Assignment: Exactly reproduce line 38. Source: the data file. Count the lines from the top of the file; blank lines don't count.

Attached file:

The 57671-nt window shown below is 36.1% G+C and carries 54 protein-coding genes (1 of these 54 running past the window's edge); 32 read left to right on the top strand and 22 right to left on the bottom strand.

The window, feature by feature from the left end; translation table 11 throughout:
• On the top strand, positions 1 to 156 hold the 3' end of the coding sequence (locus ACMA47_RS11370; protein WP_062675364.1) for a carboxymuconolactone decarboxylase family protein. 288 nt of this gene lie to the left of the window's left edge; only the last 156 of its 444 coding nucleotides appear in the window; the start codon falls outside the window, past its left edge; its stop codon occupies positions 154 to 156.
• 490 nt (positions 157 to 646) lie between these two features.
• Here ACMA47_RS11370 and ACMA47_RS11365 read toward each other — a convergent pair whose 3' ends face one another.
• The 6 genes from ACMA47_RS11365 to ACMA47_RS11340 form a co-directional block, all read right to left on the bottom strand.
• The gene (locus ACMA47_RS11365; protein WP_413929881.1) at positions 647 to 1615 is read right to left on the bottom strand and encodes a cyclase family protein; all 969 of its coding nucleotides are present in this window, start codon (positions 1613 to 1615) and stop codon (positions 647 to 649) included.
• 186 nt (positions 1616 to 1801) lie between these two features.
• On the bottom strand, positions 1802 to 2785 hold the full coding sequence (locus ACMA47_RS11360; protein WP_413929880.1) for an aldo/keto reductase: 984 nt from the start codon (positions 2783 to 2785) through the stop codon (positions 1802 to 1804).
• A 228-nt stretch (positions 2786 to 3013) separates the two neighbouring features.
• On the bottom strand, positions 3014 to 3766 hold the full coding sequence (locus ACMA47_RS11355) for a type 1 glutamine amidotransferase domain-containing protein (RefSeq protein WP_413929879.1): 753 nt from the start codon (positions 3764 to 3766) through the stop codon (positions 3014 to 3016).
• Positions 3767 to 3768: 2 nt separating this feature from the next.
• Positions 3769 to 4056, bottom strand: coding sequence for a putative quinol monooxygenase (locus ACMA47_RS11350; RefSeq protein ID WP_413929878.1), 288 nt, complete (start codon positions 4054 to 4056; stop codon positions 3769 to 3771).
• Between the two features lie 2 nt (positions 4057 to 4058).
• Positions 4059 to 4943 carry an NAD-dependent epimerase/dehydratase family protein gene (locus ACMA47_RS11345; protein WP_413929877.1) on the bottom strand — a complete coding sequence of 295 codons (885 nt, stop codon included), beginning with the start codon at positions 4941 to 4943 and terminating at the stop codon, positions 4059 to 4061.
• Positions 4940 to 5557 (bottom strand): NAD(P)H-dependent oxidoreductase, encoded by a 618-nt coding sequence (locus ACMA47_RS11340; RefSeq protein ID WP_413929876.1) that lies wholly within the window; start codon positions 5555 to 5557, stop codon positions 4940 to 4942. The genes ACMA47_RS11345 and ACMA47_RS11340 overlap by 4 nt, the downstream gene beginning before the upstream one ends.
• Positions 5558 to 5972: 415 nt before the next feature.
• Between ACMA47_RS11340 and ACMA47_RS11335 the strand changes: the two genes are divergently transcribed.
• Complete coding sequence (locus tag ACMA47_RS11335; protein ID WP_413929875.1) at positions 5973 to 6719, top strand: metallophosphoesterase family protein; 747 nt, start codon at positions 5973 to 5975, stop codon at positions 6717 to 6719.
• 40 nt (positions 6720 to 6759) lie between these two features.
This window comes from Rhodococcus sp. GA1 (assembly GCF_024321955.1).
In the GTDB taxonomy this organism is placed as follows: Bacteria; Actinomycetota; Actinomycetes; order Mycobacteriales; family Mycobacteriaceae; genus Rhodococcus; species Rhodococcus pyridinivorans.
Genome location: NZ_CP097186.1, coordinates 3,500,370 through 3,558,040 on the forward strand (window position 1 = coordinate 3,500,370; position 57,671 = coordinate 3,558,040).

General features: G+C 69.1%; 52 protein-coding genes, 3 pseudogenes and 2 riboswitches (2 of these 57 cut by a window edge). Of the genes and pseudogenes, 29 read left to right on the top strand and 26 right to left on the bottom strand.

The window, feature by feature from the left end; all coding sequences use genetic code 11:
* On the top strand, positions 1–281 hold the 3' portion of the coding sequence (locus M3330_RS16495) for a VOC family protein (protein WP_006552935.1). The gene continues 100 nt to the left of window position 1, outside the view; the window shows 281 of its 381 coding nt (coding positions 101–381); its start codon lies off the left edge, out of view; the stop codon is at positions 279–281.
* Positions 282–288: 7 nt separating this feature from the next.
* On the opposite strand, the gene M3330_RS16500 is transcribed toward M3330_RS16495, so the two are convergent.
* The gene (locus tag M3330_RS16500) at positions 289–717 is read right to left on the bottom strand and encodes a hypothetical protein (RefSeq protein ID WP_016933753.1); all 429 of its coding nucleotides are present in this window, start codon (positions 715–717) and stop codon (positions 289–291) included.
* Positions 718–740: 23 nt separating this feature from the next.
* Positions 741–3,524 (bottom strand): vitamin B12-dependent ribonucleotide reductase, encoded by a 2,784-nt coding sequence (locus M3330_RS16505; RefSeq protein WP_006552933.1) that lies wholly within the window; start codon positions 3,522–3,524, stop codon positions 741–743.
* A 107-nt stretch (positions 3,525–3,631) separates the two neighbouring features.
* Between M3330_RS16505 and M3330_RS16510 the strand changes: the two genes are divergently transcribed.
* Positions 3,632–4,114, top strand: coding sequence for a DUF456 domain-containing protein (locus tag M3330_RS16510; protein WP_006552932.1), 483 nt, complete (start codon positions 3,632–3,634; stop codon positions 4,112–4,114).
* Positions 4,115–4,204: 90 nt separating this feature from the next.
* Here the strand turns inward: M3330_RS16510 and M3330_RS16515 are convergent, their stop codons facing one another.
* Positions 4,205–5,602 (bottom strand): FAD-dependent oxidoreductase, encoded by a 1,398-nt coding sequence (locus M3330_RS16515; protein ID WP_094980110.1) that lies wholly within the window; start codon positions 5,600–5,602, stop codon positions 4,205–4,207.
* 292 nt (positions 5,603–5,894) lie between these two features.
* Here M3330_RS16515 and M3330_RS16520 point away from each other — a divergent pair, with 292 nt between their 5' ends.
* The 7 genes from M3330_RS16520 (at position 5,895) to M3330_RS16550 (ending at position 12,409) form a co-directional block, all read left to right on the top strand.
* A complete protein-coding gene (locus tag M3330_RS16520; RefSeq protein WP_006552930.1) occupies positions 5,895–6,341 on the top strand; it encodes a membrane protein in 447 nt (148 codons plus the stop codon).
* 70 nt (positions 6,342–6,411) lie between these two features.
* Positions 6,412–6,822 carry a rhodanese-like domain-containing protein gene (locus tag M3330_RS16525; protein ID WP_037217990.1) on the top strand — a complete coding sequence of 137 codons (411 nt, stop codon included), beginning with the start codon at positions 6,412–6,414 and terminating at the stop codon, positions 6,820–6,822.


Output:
* 292 nt (positions 5,603–5,894) lie between these two features.